Comment


                    • #11
                      Originally posted by T. A. Gardner View Post
                      The Mormon lake area up towards Flagstaff is mixed private / public land. The houses are on private land in that area. That shows up on detailed maps of the area, but really doesn't on say, Google Maps.
                      I've looked at it on Google Maps. It just shows one big National Forest. I wondered how they did that...there were a lot of houses in that area. Loved it there though, wish I owned one of those houses.

                      Comment


                      • #12
                        This is Coconino National Forest (south half). Mormon lake is near the top center of the map. The white areas are privately owned.

                        Comment


                        • #13
                          The expansion into the Old West virtually all land was owned by the Feds.

                          A lot of what the Feds hold today is held because its worthless.
                          Any man can hold his place when the bands play and women throw flowers; it is when the enemy presses close and metal shears through the ranks that one can acertain which are soldiers, and which are not.

                          Comment


                          • #14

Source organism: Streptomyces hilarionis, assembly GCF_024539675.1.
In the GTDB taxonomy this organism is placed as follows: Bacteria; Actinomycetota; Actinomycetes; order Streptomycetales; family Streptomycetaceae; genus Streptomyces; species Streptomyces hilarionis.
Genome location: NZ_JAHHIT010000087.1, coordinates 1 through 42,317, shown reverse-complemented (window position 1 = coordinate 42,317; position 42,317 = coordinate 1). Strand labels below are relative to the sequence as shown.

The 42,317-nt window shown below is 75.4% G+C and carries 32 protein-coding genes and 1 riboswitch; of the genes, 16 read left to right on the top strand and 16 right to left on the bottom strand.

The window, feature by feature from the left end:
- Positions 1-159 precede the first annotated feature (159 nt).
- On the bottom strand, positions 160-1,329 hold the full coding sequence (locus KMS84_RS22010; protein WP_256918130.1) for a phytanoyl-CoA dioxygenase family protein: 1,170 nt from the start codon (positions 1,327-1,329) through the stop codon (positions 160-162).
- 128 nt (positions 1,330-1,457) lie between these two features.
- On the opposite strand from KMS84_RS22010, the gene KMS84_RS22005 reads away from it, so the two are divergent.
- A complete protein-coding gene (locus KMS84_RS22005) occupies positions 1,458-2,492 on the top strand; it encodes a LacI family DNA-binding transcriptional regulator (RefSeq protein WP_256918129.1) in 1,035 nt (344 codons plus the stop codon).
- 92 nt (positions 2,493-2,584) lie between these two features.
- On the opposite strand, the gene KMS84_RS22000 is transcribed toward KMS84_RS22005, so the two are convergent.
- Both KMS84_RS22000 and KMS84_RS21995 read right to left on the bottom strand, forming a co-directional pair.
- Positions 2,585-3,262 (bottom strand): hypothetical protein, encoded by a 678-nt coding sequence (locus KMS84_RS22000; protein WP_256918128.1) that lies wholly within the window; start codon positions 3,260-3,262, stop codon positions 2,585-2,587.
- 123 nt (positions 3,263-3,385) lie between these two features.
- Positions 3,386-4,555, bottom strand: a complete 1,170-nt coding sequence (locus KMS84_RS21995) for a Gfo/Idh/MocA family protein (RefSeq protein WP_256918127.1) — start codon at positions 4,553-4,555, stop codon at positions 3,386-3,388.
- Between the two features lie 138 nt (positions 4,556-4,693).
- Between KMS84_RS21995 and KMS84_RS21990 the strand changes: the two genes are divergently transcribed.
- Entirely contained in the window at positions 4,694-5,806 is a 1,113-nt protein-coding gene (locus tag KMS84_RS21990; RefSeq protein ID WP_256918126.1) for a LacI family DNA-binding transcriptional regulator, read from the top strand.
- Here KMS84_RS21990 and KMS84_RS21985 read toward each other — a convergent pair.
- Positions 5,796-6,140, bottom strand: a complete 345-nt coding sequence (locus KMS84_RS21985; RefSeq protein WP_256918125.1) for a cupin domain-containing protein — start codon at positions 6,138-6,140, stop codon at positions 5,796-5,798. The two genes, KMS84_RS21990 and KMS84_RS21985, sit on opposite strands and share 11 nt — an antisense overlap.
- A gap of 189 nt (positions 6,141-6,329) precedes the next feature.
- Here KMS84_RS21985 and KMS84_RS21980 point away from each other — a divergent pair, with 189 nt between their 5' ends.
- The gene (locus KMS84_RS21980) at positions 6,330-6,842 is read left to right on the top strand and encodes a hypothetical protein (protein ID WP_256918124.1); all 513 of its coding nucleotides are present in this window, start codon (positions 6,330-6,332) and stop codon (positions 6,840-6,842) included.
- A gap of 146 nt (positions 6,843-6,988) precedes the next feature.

Presumably he'll want some Federal Land to build the Arc de Trump. Down overlooking the Mexican border?
                            Human history becomes more and more a race between education and catastrophe (H G Wells)
                            Mit der Dummheit kaempfen Goetter selbst vergebens (Friedrich von Schiller)

                            Comment


                            • #15
                              Originally posted by MarkV View Post
                              Presumably he'll want some Federal Land to build the Arc de Trump. Down overlooking the Mexican border?
                              We already have one.
                              Any man can hold his place when the bands play and women throw flowers; it is when the enemy presses close and metal shears through the ranks that one can acertain which are soldiers, and which are not.

                              Comment